HA note: The following is reprinted with permission from Kierstyn King’s blog Bridging the Gap. It was originally published on December 31, 2013.
I realized why I have a hard time relaxing and taking actual vacations and even enjoying the holidays.
As a child all of the times that most children have “off” to play and relax and do their own thing, I never had. We never had summer break.
We took Nov-Jan off every year instead, and during those two months we never rested. During those two months, my mom made lists, my mom kept us running ragged either baking or crafting or “ministering” to other people, or doing deep seasonal cleaning. I remember, vividly, begging, all of us, begging to keep one day in two months free so we could just watch a movie and relax and not make cookies (or make cookies that we actually got to eat instead of for everyone and their aunt).
We had “parties” that I don’t ever remember being fun, because the entire time leading up we spent deep cleaning, and cooking, and setting up, and then when it was party time I had to help mom keep the party and the guests organized and on-schedule, and I had to make sure the dessert came out of the oven at the right time, and often was interrupted with some kind of care-taking need in the middle of a group activity.
My mom hated it when I planned my own (graduation) party and I told her she couldn’t do anything and that I had no plans, and we were just going to hangout, maybe watch a movie and order pizza. Even then she still tried to dictate what happened when. I was still pulled aside. It was still stressful.
All I remember my mom doing during breaks, and actually for the majority of my childhood, was sitting in her recliner: writing us lists of things to do, and getting upset when we didn’t do them all fast enough for her.
Her version of helping and “being productive” was sitting there, after giving us our lists, watching us do the things on the list and telling us what we were doing wrong or should do differently, or coming up with more things to do simultaneously.
There is no pleasing my mother.
We had “breaks” solely so we could do chores and things we couldn’t have done while we were “schooling”. Forget that we didn’t school on Fridays, because Fridays were intense cleaning days, you know, on top of normal cleaning all week.
Even my dad, my mom would write huge “honey-do” lists for on his one week off (you know, when we kids just wanted to play and have him rescue our toys from the packaging). My mom was a slave-driver who bred her own slaves.
And yes, I do feel like I and all my siblings are just slaves in my mothers eyes. She wouldn’t say it that way, but that’s exactly how they live(d) and practice(d), and people wonder why I have horrible self esteem issues.
I mean, I was told, outright, for years, that my purpose and job in life (while I was home) was to serve my “family” (i.e. mom). I felt, literally (I cannot emphasize this enough) like I was just a broom with arms, legs, and a heartbeat. I remember standing in the kitchen one day, fighting back tears, devastated as I was doing two things at once, that I didn’t have 8 arms, because I could. not. keep. my. mother. happy. I could not physically clean, and cook, and hold the baby, and do the laundry all at the same time. I was human, I ONLY HAD TWO ARMS, and yet, there was my mom, in her chair in the next room, berating and harassing me because while I was cleaning the dishes and cooking and had a toddler draped around my leg, I hadn’t yet started the laundry, or brought her snack.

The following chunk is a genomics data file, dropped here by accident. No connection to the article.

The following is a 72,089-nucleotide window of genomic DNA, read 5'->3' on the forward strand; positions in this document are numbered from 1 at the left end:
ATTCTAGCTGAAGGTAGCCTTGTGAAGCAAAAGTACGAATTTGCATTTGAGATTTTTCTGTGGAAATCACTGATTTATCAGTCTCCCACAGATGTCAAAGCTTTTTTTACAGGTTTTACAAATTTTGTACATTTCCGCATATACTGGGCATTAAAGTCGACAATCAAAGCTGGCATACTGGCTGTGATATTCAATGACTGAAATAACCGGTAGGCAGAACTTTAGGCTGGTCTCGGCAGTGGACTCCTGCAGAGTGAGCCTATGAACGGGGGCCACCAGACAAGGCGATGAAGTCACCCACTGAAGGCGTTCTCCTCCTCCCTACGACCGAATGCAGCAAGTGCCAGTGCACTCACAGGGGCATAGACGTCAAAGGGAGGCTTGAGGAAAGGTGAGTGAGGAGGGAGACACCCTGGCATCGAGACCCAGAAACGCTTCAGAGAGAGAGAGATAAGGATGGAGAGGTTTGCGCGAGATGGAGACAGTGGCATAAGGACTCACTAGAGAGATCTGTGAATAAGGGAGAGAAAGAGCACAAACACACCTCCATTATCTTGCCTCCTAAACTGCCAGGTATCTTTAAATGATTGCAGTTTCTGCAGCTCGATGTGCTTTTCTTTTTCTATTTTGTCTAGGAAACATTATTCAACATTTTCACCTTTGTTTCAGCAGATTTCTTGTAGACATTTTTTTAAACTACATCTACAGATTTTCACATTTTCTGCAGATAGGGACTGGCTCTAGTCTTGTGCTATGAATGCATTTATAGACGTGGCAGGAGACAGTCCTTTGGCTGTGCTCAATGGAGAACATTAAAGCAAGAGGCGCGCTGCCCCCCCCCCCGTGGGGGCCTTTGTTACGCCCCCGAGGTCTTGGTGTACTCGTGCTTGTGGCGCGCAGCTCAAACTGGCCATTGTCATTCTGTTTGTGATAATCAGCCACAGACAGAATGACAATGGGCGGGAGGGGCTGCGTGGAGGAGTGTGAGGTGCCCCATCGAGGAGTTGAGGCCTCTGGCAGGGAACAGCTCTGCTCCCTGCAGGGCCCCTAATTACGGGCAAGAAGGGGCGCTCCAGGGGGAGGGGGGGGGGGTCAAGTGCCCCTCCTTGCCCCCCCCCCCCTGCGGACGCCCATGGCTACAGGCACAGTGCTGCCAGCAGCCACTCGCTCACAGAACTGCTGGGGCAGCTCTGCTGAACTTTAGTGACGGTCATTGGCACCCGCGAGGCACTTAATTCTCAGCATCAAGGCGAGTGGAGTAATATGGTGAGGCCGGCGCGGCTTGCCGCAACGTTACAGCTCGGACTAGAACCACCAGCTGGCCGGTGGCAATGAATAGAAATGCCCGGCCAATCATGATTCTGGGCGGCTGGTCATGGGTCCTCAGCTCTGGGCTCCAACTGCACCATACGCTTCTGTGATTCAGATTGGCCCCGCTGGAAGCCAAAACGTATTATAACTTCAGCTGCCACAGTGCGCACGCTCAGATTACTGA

If I was “caught” doing anything that loosely resembled “relaxing ” that was immediately rectified with other tasks (unless it was bedtime, or the like 90 minutes of “free time” I had that rapidly shrank). I feel horribly guilty if I am not doing some kind of mundane work when I could be, because I was never allowed to breathe.
I wasn’t a person until I ran away.
Before that, I was nothing more than a breathing, walking, broom.
My mom is horrible about chores and working. It’s 24/7 working and doing chores. Thankfully we could escape outside, and we would literally crawl in the window of the back bedroom because if mom saw us, we’d have to come back in for more chores, Lol.
Concerned, you are a troll.
I have actually had the courage to tell my mom some things like this to her face because I dont care how much it hurts, anymore. I, personally, felt run ragged by my mother who was too busy homeschooling all my younger siblings to keep up with the household cleaning. My brothers were in their teens before they began folding their OWN laundry, not to mention everyone else’s like I had been doing for almost a decade.
I would often tell myself, (like Kiery would imagine herself a broom) that I was a maid. I was NOT a part of the family, I was there to cook and clean and fold. Why? Because it hurt less to think of myself in this way than to be a daughter and to feel so used and unloved.
I literally cauterized my emotions and feelings in order to be able to function. That is why I am able to hurt my mom and dad by being blunt to their faces. They are not my parents. They are the people who housed me in exchange for my work.